This is, among other things, a reason that it’s nice to have something to amuse each member of the party at table, and let each choose his or her own combination of dishes, drinks and delectables. I am well aware that having no children in the family may be seen as a dodge of the most difficult issues in this regard, because as a supposedly responsible adult one might be expected to see that every child present is getting reasonable nutrition at all times, and hopefully, also building practices and habits that will lead to her continued healthy living. But of course one can point to numerous folk who have in various ways had the ability to subvert the rules and live and thrive. And of course, I live with an adult who has managed to do so despite having been raised to eat ‘right’ yet arriving at adulthood with a general dislike of much of what is, was and perhaps ever shall be considered ‘right eating’: he doesn’t like very many vegetables at all, and could probably survive on pizza, mac and cheese, hamburgers and fries, and those with little deviation from their simplest forms, especially preferred without annoying vegetable side dishes or icky sauces. While I enjoy nearly all of the foods he does like, I’ll also eat lots of other things gladly, including the veggies and sauces and many more things he would far rather not.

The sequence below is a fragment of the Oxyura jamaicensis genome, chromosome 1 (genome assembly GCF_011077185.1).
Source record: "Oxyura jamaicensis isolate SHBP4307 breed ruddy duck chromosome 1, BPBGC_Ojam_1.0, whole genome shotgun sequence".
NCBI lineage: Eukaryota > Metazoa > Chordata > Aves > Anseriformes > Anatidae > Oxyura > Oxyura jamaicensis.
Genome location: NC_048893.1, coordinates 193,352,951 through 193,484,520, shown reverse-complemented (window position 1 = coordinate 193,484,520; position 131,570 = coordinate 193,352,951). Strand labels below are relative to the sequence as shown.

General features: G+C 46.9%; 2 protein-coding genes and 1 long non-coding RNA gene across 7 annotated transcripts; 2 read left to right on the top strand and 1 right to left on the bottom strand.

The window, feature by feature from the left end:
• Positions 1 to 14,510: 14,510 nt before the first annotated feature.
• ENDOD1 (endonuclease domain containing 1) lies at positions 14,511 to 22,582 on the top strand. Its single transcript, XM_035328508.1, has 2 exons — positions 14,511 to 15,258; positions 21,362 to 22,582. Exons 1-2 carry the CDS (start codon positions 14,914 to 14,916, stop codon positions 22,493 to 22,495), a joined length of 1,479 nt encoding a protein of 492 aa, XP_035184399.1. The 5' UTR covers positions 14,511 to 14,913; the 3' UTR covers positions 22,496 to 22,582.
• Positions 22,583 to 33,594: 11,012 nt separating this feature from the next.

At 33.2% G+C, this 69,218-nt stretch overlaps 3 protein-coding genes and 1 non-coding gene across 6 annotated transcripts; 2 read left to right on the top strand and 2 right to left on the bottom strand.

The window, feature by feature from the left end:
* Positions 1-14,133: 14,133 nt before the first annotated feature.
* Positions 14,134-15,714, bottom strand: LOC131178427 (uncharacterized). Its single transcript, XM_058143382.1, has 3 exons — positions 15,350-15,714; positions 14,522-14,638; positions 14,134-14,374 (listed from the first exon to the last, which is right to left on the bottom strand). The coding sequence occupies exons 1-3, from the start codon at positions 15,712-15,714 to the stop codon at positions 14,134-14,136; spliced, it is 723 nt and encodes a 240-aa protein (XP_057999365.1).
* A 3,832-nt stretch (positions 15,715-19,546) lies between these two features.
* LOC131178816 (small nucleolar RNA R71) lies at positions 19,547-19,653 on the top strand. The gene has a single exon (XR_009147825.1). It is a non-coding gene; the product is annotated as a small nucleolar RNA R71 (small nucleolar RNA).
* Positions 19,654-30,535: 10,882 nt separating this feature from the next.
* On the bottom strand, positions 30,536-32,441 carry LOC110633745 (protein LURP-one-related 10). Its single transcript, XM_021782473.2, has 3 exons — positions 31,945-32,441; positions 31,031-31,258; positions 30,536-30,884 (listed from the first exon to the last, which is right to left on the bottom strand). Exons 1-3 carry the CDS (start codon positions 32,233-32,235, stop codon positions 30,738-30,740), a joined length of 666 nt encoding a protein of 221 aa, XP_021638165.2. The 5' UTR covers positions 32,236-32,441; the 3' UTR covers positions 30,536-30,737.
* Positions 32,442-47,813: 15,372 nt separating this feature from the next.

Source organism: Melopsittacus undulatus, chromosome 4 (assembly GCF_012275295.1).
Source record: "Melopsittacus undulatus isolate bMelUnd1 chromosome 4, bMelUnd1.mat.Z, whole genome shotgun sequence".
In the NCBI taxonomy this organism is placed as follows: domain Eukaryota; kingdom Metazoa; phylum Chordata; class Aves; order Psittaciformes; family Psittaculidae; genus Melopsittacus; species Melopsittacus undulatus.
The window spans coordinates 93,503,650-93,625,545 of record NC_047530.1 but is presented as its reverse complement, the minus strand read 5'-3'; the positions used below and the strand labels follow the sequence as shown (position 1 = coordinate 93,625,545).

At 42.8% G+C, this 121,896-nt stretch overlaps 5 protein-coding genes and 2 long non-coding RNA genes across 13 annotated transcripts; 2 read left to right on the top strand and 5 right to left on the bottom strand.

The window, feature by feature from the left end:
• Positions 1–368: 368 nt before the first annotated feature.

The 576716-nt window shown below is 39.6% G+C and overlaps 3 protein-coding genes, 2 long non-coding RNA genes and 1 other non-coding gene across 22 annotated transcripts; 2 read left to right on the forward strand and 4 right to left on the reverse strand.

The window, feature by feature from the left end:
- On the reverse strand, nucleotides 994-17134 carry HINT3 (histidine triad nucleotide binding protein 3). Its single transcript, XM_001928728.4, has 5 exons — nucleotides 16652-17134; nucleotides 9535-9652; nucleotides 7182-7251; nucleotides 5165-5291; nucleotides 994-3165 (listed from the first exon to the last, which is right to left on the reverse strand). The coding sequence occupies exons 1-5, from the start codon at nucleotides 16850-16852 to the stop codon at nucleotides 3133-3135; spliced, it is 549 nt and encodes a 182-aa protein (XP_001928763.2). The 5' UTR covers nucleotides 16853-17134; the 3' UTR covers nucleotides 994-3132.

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Cucumber, all by itself, is refreshing; as a simple salad made with rice vinegar, honey, fresh dill and black pepper, it’s also delicious.